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What Is a Cross Vise?

C.B. Fox
C.B. Fox

A cross vise, which is also often called a cross slide vise, is a tool used to hold something steady while it is being worked on. Like other types of vises, the cross vise has two jaws that can be moved closer to or further from one another through the use of a vise screw. Unlike other types of vises, the cross vise is designed to slide back and forth on a surface so that an object can me moved along a work surface without taking it out of the vise. This feature of the cross vise makes it particularly useful for working with stationary machinery, such as drill presses.

Though usually made of strong metal, such as iron or steel, it is also possible to construct a cross vise out of wood. Metal cross vises are sturdy and can hold an object tightly in place, so that it doesn't move when a person is working on it. This type of vise is usually designed to be attached to the surface of a workbench by bolt holes on the bottom of the vise.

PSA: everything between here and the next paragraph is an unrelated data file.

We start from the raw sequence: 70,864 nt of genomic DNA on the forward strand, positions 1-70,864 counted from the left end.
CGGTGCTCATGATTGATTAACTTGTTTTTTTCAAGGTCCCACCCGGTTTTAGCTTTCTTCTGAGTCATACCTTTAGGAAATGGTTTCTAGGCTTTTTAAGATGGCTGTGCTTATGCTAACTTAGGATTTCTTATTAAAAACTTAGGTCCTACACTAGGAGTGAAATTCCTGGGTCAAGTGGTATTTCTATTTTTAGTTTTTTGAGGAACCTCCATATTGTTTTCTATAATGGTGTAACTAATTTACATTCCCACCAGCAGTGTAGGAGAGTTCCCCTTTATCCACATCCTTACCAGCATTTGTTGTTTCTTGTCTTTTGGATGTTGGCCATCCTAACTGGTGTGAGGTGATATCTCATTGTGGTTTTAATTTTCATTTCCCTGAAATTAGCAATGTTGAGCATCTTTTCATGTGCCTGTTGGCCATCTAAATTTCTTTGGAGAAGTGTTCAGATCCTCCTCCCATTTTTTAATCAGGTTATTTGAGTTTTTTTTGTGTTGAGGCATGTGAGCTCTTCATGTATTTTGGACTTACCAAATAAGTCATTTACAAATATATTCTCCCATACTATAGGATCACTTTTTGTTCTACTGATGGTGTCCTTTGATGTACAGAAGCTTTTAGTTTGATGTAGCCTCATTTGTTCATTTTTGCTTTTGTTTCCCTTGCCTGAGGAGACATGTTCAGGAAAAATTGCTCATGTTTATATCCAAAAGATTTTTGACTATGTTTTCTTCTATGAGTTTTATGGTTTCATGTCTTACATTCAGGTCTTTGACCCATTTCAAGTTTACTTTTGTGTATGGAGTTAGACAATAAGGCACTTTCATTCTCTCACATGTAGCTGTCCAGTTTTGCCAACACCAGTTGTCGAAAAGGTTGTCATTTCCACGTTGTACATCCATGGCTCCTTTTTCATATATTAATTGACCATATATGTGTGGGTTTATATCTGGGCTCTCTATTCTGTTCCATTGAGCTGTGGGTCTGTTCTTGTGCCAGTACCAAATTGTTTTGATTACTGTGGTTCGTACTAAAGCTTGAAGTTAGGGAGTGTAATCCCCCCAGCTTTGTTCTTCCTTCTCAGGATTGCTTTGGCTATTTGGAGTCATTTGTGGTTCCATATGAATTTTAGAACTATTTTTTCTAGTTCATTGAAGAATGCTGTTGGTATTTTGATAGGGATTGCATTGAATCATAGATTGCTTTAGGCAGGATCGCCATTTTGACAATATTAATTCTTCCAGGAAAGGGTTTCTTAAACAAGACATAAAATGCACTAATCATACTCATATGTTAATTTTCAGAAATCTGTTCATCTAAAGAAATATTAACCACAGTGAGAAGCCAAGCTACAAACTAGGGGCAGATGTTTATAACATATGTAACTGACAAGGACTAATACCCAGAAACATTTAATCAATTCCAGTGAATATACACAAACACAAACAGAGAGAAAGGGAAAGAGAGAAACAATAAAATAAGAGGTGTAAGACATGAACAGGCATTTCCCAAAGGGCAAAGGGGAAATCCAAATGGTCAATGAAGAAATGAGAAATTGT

Man with a drill
Man with a drill

There are two screws that are used to move the parts of a cross vice. One allows the vise to slide back and forth in a single linear direction, and the other is responsible for opening and closing the jaws of the vise. Though the cross vise can only slide back and forth along one dimension, it can be attached to a surface that allows it to be rotated, so that this linear motion occurs in a number of different directions. This type of vise is often used along with a stationary tool, such as a drill press, to make multiple holes without removing the piece being worked from the vise.

Like other types of vises, the jaws of a cross vise are moved by a vise screw. Turning the screw in one direction allows it to open, and turning it the other way moves the jaws closer together to tighten them around an object. Though most the jaws of these types of vises are made from metal, padding can be attached to them to allow them to grip an object tightly without denting or damaging it. A crank or ratchet can be attached to the vise screw of a cross vise in order to make it easier to open and close the device.

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      Man with a drill